by Herman Melville
Moby-Dick Race Quotes
How we cite our quotes: Citations follow this format: (Chapter.Paragraph)
It seemed the great Black Parliament sitting in Tophet. A hundred black faces turned round in their rows to peer; and beyond, a black Angel of Doom was beating a book in a pulpit. It was a negro church; and the preacher’s text was about the blackness of darkness, and the weeping and wailing and teeth-gnashing there. Ha, Ishmael, muttered I, backing out, Wretched entertainment at the sign of "The Trap!" (2.6)
In this early chapter, Melville briefly gives us what seems like a little throwaway scene: Ishmael mistakes a black church for an inn, goes in, and has to back out in embarrassment when he sees the evening worship service. Even though this moment doesn’t advance the plot at all, it does set up the nineteenth-century racial stereotypes that the novel will deal with (and overturn) in later chapters.
This accomplished, however, he turned round – when, good heavens! what a sight! Such a face! It was of a dark, purplish, yellow colour, here and there stuck over with large blackish looking squares. Yes, it’s just as I thought, he's a terrible bedfellow; he's been in a fight, got dreadfully cut, and here he is, just from the surgeon. But at that moment he chanced to turn his face so towards the light, that I plainly saw they could not be sticking-plasters at all, those black squares on his cheeks. They were stains of some sort or other. At first I knew not what to make of this; but soon an inkling of the truth occurred to me. I remembered a story of a white man – a whaleman too – who, falling among the cannibals, had been tattooed by them. I concluded that this harpooneer, in the course of his distant voyages, must have met with a similar adventure. And what is it, thought I, after all! It’s only his outside; a man can be honest in any sort of skin. But then, what to make of his unearthly complexion, that part of it, I mean, lying round about, and completely independent of the squares of tattooing. To be sure, it might be nothing but a good coat of tropical tanning; but I never heard of a hot sun’s tanning a white man into a purplish yellow one. However, I had never been in the South Seas; and perhaps the sun there produced these extraordinary effects upon the skin. (3.54)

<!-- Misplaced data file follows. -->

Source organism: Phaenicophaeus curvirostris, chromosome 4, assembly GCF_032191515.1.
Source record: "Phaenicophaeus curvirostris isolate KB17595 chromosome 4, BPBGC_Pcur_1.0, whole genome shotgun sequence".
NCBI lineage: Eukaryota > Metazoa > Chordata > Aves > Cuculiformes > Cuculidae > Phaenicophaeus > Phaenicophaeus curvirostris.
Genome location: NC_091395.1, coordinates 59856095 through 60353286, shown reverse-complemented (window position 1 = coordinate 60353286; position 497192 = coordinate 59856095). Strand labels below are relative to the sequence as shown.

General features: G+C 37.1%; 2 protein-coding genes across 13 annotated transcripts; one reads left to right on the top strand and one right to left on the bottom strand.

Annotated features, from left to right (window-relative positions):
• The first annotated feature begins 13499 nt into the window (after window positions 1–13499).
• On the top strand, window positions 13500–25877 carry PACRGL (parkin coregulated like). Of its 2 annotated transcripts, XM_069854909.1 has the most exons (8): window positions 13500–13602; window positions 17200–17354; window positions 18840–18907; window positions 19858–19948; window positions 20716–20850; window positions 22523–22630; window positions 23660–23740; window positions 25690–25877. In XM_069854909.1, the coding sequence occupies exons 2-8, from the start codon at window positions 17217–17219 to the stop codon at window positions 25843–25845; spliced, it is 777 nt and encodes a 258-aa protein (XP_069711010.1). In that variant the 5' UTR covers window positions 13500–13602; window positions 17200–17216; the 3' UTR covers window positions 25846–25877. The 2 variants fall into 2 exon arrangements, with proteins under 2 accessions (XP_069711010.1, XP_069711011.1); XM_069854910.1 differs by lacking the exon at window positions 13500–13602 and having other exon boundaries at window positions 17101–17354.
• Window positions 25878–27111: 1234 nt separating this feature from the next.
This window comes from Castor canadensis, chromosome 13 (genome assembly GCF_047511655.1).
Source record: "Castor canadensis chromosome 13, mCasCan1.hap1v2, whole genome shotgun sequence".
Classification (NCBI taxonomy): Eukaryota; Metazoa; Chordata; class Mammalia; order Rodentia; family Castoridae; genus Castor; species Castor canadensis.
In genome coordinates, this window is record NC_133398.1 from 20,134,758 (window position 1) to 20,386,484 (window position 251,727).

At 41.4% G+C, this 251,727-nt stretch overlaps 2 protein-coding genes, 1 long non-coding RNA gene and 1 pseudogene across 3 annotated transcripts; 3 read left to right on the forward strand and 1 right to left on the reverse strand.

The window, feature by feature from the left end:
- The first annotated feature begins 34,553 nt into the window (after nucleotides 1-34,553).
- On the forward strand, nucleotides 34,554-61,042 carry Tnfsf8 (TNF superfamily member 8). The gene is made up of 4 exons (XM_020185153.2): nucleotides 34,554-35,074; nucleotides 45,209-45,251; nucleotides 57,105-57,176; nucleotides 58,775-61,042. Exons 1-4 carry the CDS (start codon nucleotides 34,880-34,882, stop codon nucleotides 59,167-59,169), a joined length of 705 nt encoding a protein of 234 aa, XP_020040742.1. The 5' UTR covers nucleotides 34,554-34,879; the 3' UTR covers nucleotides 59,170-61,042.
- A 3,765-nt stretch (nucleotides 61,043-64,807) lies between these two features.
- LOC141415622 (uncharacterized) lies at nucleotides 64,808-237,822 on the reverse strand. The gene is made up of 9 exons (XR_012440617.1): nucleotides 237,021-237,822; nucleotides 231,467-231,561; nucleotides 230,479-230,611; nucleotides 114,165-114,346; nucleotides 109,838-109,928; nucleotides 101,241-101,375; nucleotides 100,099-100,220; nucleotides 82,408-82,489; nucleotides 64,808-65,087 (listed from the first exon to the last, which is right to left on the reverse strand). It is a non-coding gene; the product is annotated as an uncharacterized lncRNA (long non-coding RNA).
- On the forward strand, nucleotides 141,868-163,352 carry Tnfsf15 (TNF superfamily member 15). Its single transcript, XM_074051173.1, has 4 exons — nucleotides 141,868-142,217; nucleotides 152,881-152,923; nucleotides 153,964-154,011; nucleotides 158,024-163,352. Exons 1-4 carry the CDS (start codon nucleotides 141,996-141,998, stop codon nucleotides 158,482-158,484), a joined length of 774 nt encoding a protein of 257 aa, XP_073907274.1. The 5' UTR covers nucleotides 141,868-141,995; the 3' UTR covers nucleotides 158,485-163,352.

Ishmael’s ignorance about racial difference, and his lack of knowledge about other cultures, mean not only that he’s horrified by the sight of skin unlike his own, but that he can hardly believe the man he’s seeing isn’t a white man who had a terrible accident. He shows both signs of being ready to think differently about race – "a man can be honest in any sort of skin" – and signs that he’s still prejudiced – such as describing Queequeg’s appearance as "unearthly."
I stood looking at him a moment. For all his tattooings he was on the whole a clean, comely looking cannibal. What’s all this fuss I have been making about, thought I to myself – the man’s a human being just as I am: he has just as much reason to fear me, as I have to be afraid of him. Better sleep with a sober cannibal than a drunken Christian. (3.69)
It’s interesting to think about what makes Ishmael change his mind about Queequeg at this moment. We’d like to be able to say that he realizes you can’t judge a man by his race and that common humanity is more important than racial difference. But it seems equally likely that Ishmael, ahem, liked the look of Queequeg as he got undressed and fancied a cuddle. Or that he just got tired of worrying about it and wanted to go to bed.